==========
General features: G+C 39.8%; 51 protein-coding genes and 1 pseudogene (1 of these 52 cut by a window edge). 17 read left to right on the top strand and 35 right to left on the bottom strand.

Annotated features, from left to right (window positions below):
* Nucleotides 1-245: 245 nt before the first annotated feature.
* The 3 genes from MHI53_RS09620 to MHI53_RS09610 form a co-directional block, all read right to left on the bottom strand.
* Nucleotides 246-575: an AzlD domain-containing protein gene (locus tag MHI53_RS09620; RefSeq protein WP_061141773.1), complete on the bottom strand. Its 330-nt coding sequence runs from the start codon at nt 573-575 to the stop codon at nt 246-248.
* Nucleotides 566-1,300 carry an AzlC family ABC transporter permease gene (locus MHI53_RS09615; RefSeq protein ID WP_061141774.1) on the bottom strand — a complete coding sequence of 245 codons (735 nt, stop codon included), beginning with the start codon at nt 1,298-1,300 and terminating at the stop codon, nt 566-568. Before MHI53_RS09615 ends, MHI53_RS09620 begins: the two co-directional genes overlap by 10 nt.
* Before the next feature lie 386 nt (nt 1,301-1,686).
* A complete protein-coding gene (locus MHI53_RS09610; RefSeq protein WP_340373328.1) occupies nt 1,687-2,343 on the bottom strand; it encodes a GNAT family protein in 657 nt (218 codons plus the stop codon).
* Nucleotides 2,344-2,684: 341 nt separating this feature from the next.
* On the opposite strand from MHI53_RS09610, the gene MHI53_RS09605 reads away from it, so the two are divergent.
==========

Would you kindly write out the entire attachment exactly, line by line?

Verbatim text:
General features: G+C 39.8%; 51 protein-coding genes and 1 pseudogene (1 of these 52 cut by a window edge). 17 read left to right on the top strand and 35 right to left on the bottom strand.

Annotated features, from left to right (window positions below):
* Nucleotides 1-245: 245 nt before the first annotated feature.
* The 3 genes from MHI53_RS09620 to MHI53_RS09610 form a co-directional block, all read right to left on the bottom strand.
* Nucleotides 246-575: an AzlD domain-containing protein gene (locus tag MHI53_RS09620; RefSeq protein WP_061141773.1), complete on the bottom strand. Its 330-nt coding sequence runs from the start codon at nt 573-575 to the stop codon at nt 246-248.
* Nucleotides 566-1,300 carry an AzlC family ABC transporter permease gene (locus MHI53_RS09615; RefSeq protein ID WP_061141774.1) on the bottom strand — a complete coding sequence of 245 codons (735 nt, stop codon included), beginning with the start codon at nt 1,298-1,300 and terminating at the stop codon, nt 566-568. Before MHI53_RS09615 ends, MHI53_RS09620 begins: the two co-directional genes overlap by 10 nt.
* Before the next feature lie 386 nt (nt 1,301-1,686).
* A complete protein-coding gene (locus MHI53_RS09610; RefSeq protein WP_340373328.1) occupies nt 1,687-2,343 on the bottom strand; it encodes a GNAT family protein in 657 nt (218 codons plus the stop codon).
* Nucleotides 2,344-2,684: 341 nt separating this feature from the next.
* On the opposite strand from MHI53_RS09610, the gene MHI53_RS09605 reads away from it, so the two are divergent.